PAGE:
A Council of the Past Holds Hope for Future

Theologically, Catholics and Orthodox Moving Closer

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ROME, MAR. 13, 2001 (Zenit.org).- In a world where Christians are still divided, a council held 1,550 years ago gives clues for unity.

This was the conclusion of a congress, organized by the Pontifical University of the Holy Cross in Rome, last Friday and Saturday, which studied the Council of Chalcedon, held in 451.

The meeting brought together theologians of Eastern and Western Europe to concentrate on the formulation of Christ´s very identity, expressed in the hypostatic union of his two natures, the human and divine. The definition, coined by Chalcedon, caused the schism with the Armenian Apostolic Church.

Archbishop Mesrob K. Krikorian, representative of the Armenian Apostolic Church, and legate for Central Europe, told ZENIT: “We are united by the same faith” and, in fact, “between the Church of Rome and the Oriental Orthodox Churches many problems have been resolved.”

There are 8 million Armenians in the world, the vast majority Apostolic Christians; a small minority is Catholic.

Archbishop Krikorian explained that “from the doctrinal point of view, especially after the Second Vatican Council, the theological debates have given good results.” In particular, he mentioned a meeting organized in Vienna, Austria, in 1971 by the “Pro Oriente” Ecumenical Foundation, which for the first time reached consensus among Eastern Orthodox and Roman Catholic theologians on the person of Christ. The agreement was later blessed by the Churches´ heads.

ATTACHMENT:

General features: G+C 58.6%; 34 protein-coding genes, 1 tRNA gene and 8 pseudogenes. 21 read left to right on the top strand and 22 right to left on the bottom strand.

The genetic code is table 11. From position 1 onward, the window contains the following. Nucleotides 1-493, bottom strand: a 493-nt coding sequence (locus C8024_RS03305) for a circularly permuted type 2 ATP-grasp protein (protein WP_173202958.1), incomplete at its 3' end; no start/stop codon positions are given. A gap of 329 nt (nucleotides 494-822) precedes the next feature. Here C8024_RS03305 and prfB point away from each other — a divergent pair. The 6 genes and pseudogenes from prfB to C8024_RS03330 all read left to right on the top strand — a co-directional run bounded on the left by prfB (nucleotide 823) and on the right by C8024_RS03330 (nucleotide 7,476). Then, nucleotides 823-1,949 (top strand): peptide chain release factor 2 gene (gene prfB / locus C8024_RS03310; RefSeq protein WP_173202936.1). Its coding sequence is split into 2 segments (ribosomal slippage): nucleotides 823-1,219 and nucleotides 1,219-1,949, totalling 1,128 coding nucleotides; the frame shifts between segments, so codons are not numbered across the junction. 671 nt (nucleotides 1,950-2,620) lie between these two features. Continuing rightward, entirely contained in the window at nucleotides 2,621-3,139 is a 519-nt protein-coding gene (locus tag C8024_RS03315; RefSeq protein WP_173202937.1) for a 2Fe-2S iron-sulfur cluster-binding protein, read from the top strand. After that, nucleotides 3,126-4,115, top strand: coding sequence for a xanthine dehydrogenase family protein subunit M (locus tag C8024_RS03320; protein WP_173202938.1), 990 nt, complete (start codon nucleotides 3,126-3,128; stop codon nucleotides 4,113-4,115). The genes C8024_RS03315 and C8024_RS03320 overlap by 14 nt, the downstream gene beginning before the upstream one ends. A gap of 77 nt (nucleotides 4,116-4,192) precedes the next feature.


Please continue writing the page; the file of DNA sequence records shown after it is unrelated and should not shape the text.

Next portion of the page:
“After that meeting, other deliberations were held [in 1973, 1976, 1978, 1988] which addressed arguments such as the abolition of mutual excommunications, and the authority and primacy of the Pope,” the Armenian archbishop added.

“Thus, 1,500 years after the Council of Chalcedon, the Christological controversy between the Roman Catholic Church and the Eastern Orthodox Churches has been leveled, and a reconciliation in benefit of the peoples and the Church of Christ has finally been reached,” the Armenian representative clarified.

Indeed, the Armenian Apostolic Church and the Catholic Church surmounted their differences officially on these theological questions in 1996 in Rome, when Armenian Patriarch Karekin I and John Paul II signed a joint declaration on the nature of Christ.

As regards the primacy of the Pope, Archbishop Krikorian underlined that “following John Paul II´s encyclical ´Ut Unum Sint,´ the Churches are invited to find a solution. The first steps have been taken and I now see a way in collegiality. We, the Orientals, see the Roman Pope as ´Primus inter pares,´ but for decisions that affect our life, especially at the administrative level, we ask for specific solutions at the collegial level.”

The Armenian archbishop also told ZENIT: “I came last November to Rome, when John Paul II received Karekin II, supreme patriarch and Catholicos of All Armenians, and I had an optimum impression. We had the feeling that we are not discriminated against. The patriarch and archbishops of our Church were well received and the meetings were useful. In a word, I am increasingly convinced that we are united in the faith.”

The Pope referred to the great dispute between Armenians and Catholics in his recent apostolic letter “Novo Millennio Ineunte.” “We know that our concepts and our words are limited,” he writes in No. 22. “The formula, though always human, is nonetheless carefully measured in its doctrinal content, and it enables us, albeit with trepidation, to gaze in some way into the depths of the mystery. Yes, Jesus is true God and true man!”

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